Syrian National Coalition and High Negotiations Committee have dismissed Russian-sponsored talks as an attempt to undermine UN-backed Geneva talks.
The Syrian opposition to Bashar al Assad’s regime has rejected a Russian-sponsored congress of Syrian groups scheduled for November 18 in Sochi.
Russia, which intervened decisively in support of the Assad regime two years ago, has said the most important task of the proposed congress is to launch constitutional reform.
But on Wednesday, the Turkey-based Syrian National Coalition (SNC) insisted any peace talks be held under UN sponsorship in Geneva, adding that the congress was an attempt to circumvent "the international desire for a political transition."
"The Coalition will not participate in any negotiations with the regime outside Geneva or without UN sponsorship," SNC spokesman Ahmad Ramadan told Reuters.
Meanwhile, Mohammad Alloush, a member of the opposition High Negotiations Committee (HNC) and a senior official with the Jaish al Islam rebel group, told Reuters that the opposition that the conference in Sochi will be “between the regime and the regime."
The HNC was surprised it had been mentioned in a list of groups invited to the congress and would "issue a statement with other parties setting out the general position rejecting this conference," Alloush said.
The congress proposal was one of the few notable outcomes from the seventh round of talks on Syria held in the Kazakh capital Astana, in which Turkey and Iran are also participants, and widely viewed as Moscow's attempt to stamp its own imprint on a settlement for Syria.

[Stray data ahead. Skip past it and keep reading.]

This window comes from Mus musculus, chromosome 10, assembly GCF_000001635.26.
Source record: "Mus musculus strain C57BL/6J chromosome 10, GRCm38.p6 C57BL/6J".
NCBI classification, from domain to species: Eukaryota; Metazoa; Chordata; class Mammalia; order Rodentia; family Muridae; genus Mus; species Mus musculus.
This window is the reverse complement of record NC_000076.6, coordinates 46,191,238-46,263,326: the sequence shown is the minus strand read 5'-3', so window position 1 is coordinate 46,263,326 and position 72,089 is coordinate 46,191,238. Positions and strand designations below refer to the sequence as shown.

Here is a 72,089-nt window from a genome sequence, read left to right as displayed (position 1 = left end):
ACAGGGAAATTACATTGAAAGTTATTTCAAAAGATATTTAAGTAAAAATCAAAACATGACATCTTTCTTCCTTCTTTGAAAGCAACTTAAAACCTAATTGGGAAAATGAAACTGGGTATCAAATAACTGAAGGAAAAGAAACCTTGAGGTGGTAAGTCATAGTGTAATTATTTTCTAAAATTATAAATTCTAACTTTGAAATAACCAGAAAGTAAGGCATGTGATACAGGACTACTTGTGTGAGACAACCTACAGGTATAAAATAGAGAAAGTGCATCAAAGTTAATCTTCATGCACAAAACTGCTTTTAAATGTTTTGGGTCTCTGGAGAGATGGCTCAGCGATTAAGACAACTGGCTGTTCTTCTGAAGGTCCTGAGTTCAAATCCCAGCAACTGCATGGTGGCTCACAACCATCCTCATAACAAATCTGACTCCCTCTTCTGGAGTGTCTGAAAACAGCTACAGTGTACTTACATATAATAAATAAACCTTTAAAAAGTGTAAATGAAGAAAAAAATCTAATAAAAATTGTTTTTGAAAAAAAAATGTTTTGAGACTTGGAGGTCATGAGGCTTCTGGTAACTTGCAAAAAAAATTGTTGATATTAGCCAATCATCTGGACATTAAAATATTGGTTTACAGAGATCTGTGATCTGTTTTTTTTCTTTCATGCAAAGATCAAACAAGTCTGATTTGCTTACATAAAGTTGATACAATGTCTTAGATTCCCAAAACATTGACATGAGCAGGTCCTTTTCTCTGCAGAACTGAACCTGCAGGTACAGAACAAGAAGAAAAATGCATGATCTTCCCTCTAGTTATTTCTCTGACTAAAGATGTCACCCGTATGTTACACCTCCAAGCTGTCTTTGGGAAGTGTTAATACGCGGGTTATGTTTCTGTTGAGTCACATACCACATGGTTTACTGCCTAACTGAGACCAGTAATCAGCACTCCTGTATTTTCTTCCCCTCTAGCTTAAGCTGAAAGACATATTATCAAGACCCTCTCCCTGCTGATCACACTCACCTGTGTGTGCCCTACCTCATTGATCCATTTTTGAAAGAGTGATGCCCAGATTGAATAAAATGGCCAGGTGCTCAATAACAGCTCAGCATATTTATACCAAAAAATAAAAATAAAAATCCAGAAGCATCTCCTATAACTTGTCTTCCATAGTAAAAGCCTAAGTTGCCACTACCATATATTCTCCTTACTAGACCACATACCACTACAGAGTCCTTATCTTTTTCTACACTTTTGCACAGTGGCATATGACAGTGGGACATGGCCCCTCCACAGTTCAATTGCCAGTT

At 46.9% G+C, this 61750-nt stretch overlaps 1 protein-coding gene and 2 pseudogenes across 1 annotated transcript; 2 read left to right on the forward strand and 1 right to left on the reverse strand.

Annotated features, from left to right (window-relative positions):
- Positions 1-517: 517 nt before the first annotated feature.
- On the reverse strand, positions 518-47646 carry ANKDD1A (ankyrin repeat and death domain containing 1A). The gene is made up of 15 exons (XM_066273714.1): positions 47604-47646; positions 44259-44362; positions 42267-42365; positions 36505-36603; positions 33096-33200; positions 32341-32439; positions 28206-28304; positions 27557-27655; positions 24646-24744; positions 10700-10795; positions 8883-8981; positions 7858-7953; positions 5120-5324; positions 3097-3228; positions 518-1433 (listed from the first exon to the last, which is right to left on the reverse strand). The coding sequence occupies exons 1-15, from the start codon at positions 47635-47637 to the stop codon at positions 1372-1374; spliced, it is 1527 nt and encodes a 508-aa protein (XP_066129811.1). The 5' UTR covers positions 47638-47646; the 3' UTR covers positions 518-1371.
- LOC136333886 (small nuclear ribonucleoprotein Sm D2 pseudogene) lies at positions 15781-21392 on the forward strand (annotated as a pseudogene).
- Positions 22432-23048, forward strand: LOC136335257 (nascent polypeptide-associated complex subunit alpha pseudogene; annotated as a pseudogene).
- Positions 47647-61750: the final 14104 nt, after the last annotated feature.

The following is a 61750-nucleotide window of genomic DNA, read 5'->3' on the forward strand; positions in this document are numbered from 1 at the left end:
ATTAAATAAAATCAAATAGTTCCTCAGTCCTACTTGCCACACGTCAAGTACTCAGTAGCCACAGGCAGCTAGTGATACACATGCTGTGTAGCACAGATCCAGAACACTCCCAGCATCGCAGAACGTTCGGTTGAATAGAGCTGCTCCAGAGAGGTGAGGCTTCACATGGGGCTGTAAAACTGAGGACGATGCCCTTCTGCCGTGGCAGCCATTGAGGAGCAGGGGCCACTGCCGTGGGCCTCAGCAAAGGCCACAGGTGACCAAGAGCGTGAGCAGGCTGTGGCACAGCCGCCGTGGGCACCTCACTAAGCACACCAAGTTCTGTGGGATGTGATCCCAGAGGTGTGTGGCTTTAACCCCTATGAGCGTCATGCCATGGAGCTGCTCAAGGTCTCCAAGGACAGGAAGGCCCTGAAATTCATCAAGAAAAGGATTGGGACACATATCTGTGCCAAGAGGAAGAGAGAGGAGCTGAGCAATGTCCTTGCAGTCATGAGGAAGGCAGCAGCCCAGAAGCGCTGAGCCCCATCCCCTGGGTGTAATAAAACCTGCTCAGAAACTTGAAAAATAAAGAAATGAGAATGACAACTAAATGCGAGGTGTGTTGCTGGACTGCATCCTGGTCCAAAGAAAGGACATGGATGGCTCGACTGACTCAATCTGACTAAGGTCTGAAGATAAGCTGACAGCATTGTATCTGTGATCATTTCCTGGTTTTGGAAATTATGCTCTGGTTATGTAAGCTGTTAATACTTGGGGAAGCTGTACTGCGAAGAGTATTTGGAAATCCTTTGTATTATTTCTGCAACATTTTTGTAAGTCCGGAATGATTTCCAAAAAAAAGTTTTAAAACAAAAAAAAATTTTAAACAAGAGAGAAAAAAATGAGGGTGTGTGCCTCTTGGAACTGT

However, representatives of the Syrian opposition in Astana immediately cast doubt on the plan.
Yahya al Aridi, an advisor for the Syrian opposition, called the suggestion "a jump in the air to another place."
Aridi, speaking to reporters, also said the reason they objected to the idea was, "This is not a choice, and it's not an issue of whether we accept to attend or not. There are definite boundaries which are claimed to have been made in the presence of the UN. But, no one can even begin to guess who will be invited to attend. We are baffled and surprised about this."
The Astana talks that began in January have run parallel to negotiations taking place in Geneva with the backing of the United Nations.
Recent rounds of talks in the Central Asian nation have focused on ironing out the details of a Russia-led plan establishing four de-escalation zones in Syria.
The plan was first tabled in Astana in May to minimise fighting between regime forces and moderate rebel factions and improve civilians' access to aid.
But international organisations have warned that the zones are failing to curb a recent uptick in fighting that has seen the humanitarian situation in the country worsen significantly.
Turkey opposes YPG invitation
Turkey cannot accept the PKK-linked YPG militia being invited to Syria talks in the Kazakh capital of Astana, Turkey’s presidential spokesman said on Wednesday.
Presidential spokesman Ibrahim Kalin said Turkish and Russian officials had discussed the issue and that he had held meetings of his own to "solve the problem on the spot."
Turkey considers the YPG to be the Syrian branch of the PKK, which has been waging an armed campaign in Turkey for over three decades.
The PKK is considered to be a terrorist group by Turkey, the US and the EU.
Despite this, the US considers the YPG to be a key ally in Syria against Daesh. The group comprises a large bloc within the US-backed Syrian Democratic Forces in northern Syria.
A senior official from YPG-controlled areas in northern Syria said on Tuesday that Russia had invited them to the congress in November.
It would mark the first time the YPG have been brought into peace talks. Although they now control at least a quarter of Syria, the YPG have so far been left out of international talks in line with Turkish wishes.